The long and, for some, stressful wait for a Safe Harbor replacement may be over. Reports indicate that EU and U.S. officials have agreed on terms for the new “EU-U.S. Privacy Shield.”
The big question now: When drafted, will it survive if its validity is challenged and the complaint returns to the European Court of Justice? The very reason behind the Schrems decision was U.S. surveillance practices, which haven’t changed. The last-minute amendment to the Judicial Redress act, said to be the “National Security Amendment,” may not help the United States in this fight, either. The purpose of the amendment is as follows:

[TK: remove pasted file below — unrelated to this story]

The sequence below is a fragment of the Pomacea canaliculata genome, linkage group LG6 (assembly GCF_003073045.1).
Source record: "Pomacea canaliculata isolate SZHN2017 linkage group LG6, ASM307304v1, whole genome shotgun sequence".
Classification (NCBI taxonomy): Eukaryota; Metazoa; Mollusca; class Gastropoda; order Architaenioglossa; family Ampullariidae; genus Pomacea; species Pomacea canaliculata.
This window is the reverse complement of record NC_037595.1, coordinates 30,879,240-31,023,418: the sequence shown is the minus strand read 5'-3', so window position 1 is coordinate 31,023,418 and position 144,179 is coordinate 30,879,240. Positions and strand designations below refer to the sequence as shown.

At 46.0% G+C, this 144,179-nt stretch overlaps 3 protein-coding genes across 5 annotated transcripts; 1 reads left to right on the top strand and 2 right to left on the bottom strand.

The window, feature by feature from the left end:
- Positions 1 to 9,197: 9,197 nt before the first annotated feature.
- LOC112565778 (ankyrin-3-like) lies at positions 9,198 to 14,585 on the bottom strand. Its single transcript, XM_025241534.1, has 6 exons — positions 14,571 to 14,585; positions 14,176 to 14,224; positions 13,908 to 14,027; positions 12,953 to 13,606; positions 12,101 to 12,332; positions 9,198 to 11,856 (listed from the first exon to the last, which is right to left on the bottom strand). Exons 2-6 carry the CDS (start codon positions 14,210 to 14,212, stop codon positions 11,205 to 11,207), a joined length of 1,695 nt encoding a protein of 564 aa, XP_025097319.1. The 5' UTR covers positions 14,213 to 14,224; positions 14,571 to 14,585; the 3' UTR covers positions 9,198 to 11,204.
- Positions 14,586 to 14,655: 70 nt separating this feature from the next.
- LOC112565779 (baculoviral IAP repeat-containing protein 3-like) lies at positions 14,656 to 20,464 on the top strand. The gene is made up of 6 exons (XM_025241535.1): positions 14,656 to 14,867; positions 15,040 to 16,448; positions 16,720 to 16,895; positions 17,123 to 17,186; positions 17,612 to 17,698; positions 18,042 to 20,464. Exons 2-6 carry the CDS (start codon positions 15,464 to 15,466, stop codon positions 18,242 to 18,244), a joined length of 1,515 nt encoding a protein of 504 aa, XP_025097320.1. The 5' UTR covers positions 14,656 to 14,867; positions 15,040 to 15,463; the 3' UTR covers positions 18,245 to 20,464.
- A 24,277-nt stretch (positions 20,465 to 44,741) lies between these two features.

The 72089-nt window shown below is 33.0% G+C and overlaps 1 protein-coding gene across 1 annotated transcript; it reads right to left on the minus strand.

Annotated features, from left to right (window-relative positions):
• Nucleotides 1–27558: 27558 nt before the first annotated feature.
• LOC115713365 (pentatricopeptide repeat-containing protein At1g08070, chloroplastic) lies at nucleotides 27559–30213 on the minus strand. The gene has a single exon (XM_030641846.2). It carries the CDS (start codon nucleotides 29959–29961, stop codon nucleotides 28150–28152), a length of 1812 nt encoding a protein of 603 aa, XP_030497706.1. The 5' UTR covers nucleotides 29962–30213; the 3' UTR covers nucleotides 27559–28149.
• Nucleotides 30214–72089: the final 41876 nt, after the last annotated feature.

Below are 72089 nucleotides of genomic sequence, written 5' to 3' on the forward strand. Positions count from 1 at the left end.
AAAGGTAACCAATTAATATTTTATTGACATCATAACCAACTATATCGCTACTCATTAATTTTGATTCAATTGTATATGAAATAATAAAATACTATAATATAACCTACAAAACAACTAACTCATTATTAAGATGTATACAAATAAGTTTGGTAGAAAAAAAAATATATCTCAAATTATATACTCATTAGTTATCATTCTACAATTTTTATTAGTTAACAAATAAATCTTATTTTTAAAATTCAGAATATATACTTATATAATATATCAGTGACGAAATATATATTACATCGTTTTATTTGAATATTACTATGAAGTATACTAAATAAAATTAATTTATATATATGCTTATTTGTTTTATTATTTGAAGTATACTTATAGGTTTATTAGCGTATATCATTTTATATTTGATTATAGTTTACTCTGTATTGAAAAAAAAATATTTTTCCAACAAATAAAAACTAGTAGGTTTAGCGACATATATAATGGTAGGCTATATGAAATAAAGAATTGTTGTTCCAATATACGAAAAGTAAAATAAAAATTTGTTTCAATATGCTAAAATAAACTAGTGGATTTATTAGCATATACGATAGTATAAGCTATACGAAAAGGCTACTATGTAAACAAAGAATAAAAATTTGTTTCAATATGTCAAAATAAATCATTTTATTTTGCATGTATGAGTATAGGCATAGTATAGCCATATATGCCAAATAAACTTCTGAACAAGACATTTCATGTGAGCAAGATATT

“To provide that, in order to qualify as a covered country, a foreign
country must permit commercial data transfers with the United States
and may not impede the national security interests of the United States.”
It seems that there are still bigger issues to iron out. If the EU-U.S. Privacy Shield is put into place, even for a little while, it could buy many international organizations valuable time to work on internal policies and procedures relating to data protection and transatlantic data transfers.
After all, an investment here could save a lot of money down the road — enforcement actions under the coming General Data Protection Regulation could cost up to 4 percent of a company’s global annual revenue.